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Sermon Based Curriculum

Sermon Date: March 21, 2010

Sermon Title: Legally Blind

Sermon Text: John 9-10

Small Group Text: John 9



For the past two months, we have seen Jesus doing some pretty amazing “work.” He gives living water to the woman at the well and heals the official’s son (John 4). He releases a crippled man from 38 years of suffering (John 5). He feeds 5,000 hungry people and then delivers his disciples from a storm (John 6). He offers “streams of living water” to those who are spiritualy thirsty (John 7). He offers forgiveness and restoration to a woman guilty of sin (John 8). But there is more going on here than we might notice: In every case, Jesus is teaching his disciples that these labors of love and grace are illustrations of the “work” they are called to do as well (John 14:12). For example, in our present lesson (John 9), Jesus restores sight to a blind man. But don’t miss Jesus’ point in John 9:4: We (Christ followers – the church) are to participate in his “work!” Thirst, sickness, hunger, fear, guilt, and blindness all represent the effects of a broken world. And we, the body of Christ, are called to move into the world in the power and wisdom of Christ’s own Spirit. We are to take up the cause of Christ – doing what He has taught us to do by his own example. 1. Read John 9:1-12. What commonly held idea lies behind the disciples’ question in v. 2? People get what they deserve. If bad things happen to a person, they probably had it coming.

2. According to John 9:3, trouble and suffering can actually be turned into a divine purpose. What is that purpose? That the glory of God might be made known as He alone brings healing and wholeness to the brokenness.

3. Now read John 9:35-41. Jesus tells the Pharisees that their real problem is spiritual blindness. Where do you see the effects of spiritual blindness in our world? 4. Honing it down to a more personal level, where do you see the effects of spiritual blindness in your own corner of the world?

5. What are some typical ways we tend to deal with the symptoms of spiritual blindness in the world around us? Ignore the needs, step right over them as if we don’t see them; place blame for the problem and assume “they had it coming;” attempt to fix the problems with more social, political, economic or educational action; or even creating religious systems that attempt to “fix it” in our own human strength; etc.

6. Think of the typical Christian watching the nightly news. Which answer below do you think best describes his/her initial response to seeing all the trouble in the world? a.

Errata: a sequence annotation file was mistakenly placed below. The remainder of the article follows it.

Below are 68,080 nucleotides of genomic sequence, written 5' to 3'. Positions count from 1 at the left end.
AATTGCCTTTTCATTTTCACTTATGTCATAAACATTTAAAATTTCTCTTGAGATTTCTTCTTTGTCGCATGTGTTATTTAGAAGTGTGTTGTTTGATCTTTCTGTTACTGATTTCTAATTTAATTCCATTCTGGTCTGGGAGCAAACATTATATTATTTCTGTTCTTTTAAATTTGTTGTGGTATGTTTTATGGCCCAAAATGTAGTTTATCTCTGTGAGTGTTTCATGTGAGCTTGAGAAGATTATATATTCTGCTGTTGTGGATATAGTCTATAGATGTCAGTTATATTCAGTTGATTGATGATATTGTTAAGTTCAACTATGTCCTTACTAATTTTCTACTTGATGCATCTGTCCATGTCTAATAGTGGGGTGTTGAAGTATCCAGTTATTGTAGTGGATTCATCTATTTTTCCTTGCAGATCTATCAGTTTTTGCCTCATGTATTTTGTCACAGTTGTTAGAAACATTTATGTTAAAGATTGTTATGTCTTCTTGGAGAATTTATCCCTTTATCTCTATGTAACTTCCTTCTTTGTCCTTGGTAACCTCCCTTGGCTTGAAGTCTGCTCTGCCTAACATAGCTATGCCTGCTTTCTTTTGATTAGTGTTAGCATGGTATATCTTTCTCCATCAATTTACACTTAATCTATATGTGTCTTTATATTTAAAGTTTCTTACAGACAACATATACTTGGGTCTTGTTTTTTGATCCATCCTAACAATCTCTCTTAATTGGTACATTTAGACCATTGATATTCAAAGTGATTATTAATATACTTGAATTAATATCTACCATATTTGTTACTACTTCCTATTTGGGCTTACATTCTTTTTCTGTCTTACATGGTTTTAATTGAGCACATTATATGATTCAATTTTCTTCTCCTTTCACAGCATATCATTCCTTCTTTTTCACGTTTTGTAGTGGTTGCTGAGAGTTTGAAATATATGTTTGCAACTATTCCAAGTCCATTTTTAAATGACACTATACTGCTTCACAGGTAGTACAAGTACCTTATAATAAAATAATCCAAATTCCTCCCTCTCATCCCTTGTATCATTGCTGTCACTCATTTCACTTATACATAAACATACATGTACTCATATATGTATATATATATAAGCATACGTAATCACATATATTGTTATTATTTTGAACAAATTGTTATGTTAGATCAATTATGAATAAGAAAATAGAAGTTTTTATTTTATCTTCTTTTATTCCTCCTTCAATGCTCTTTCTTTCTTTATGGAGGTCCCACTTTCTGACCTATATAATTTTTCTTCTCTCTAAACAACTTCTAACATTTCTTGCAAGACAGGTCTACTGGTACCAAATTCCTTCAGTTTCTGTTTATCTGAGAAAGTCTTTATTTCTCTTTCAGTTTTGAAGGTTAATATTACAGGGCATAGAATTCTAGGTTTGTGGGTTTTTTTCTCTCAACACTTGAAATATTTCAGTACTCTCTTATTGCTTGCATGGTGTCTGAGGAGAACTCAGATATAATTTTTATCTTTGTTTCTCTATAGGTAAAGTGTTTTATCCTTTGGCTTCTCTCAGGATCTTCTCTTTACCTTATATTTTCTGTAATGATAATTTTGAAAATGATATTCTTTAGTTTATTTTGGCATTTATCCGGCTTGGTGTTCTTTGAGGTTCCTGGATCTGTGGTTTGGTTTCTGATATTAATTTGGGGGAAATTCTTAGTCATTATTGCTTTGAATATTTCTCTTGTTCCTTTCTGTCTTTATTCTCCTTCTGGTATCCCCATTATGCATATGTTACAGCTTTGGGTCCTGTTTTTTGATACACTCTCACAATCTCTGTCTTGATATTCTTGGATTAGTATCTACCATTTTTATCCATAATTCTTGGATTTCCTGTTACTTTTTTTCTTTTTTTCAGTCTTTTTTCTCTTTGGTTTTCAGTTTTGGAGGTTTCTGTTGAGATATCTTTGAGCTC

Blame people for causing the trouble. (They had it coming!)

b. Shrug it off as far-removed and therefore inconsequential. c.

Think of ways to fix the problem through institutional organizations.

d. Immediately think of the mission of the Church to bring the gospel to a broken world.

7. In John 9:4, Jesus makes reference to being sent on a mission. Can you identify His mission? Who sent Him on this mission? Hint: Read John 3:16-17 and Luke 19:10. 8. In John 9:4, what would be the significance of Jesus using the inclusive word “we” in reference to the work that still needs to be done? The “we” is referring to all who follow Jesus as his disciples – past, present and future. What we have seen Jesus do, we must also do by the same Holy Spirit power (John 14:12; Matthew 28:18-20; Mark 16:15; Acts 1:8).

9. If the stories of Jesus’ ministry set the example for church work today, what does this work entail? See Isaiah 42:5-7; 61:1-2; Luke 4:16-21 10. In John 9:4, there seems to be an urgency in Jesus’ work. What is looming in the not-too-distant future that should propel the church outward to the world to do the work of Christ? The day refers to the time given to the church to do to the work of Christ on earth. Night refers to the time limit that God has set to do His work – it is coming to an end. (See also Matt. 5:14; Eph. 5:8)


1. What holds you back from doing the “work” of Christ – relieving spiritual blindness in your part of the world? 2. Who was the person responsible for helping you move from spiritual blindness into “the light?” This week, write that person a thank-you letter. You may choose not to send it. The person may be deceased; or you may not know where they are. But while writing the letter, remember what it felt like to be spiritually blind. 3. Write the name of someone you know who may be spiritually blind. How will you “work” while there is still time? Write 2 or 3 action steps you will take to bring light into their dark world. Sermon-Based Curriculum

March 21 Curriculum w/notes  

March 21 Curriculum w/notes

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